Carbines

Carbines saw limited use with the infantry but they were the standard arm of the cavalryman. A muzzle loading rifle used on horseback is cumbersome and impractical, the best way to arm a cavalryman was with a breech loading carbine. The Sharps carbine was very popular and the similarly designed Starr carbine was also widely used, but it was not as hard wearing and was particularly susceptible to getting clogged with black powder residue after the weapon was fired several times.

The Smith carbine was unique in that it used rubber cartridges which sealed the gap in the carbine breech, but the drawback was that these unusual cartridges could be difficult to remove. Other weapons included Gibbs carbines, but these had to be broken apart at the breech to insert a linen cartridge and the weapon was later officially condemned as being unserviceable.

Merrill carbines had a top loading mechanism but

Opposite.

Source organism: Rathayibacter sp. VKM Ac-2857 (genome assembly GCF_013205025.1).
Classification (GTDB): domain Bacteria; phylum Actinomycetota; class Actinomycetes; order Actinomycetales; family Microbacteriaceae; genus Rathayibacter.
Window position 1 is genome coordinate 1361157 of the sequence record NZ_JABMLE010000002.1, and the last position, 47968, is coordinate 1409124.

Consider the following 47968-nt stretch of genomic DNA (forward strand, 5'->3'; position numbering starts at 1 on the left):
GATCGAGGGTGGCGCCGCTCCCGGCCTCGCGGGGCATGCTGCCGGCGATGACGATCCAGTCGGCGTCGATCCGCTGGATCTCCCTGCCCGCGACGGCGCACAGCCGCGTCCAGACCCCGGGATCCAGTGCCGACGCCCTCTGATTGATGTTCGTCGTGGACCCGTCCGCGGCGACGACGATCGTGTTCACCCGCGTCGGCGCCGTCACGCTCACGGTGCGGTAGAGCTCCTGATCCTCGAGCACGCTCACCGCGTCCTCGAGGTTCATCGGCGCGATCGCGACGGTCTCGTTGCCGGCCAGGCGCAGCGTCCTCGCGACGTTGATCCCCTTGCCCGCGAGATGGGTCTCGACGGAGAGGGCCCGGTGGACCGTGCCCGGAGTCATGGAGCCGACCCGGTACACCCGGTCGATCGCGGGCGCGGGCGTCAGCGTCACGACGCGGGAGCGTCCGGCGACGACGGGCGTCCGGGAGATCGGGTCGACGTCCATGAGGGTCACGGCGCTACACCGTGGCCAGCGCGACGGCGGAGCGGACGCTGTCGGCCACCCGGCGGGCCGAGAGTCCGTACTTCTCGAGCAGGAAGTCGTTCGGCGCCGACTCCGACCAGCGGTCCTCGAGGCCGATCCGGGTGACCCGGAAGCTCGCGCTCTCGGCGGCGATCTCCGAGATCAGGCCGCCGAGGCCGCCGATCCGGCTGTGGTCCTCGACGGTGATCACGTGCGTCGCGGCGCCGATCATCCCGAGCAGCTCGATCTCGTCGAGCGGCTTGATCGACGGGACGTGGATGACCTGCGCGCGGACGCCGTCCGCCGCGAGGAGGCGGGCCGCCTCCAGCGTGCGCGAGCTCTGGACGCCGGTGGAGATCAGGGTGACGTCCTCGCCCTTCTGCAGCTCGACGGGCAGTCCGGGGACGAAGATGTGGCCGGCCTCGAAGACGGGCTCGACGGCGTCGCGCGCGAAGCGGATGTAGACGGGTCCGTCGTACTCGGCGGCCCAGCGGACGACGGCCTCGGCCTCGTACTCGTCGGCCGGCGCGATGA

Colonel Richard H. Rush, the founder of the famed Lancer regiment that came to bear his name, wears a version of the stiff high crowned patented Whipple hat. It was one of the more unusual items of headgear worn in the Civil War and incorporated a rear flap to protect the wearer's neck. U.S. Army Military History Institute / Jim Enos.

Officer wearing regulation dress, but his boots are an odd pointed shape and he also appears to be wearing Mexican spurs with them. David Scheinmann.

Derided at the beginning of the war, Union cavalry turned into an effective arm and this cavalryman has the air of a true veteran. Unlike many cavalrymen he's retained his cumbersome Hardee hat. David Scheinmann.

Short Cavalry Carbine

These men of Company I Rush's lancers were photographed on the Virginia Peninsula in 1862. The company guidon visible in this picture still survives and is in the collection of the War Library and Museum, Loyal Legion of the United States, Philadelphia. USAMMHI/Jim Enos.

they were not popular and neither were Burnside carbines, where cartridges again had a habit of jamming. The Spencer was the most serviceable weapon. The army bought 95,000 of them and they became the most popular cavalry carbine. Ilenry rifles, usually privately purchased, were also used but as they were longer than carbines they were often unwieldy on horseback and lacked a ring attachment to fit on to the cavalryman's shoulder belt.

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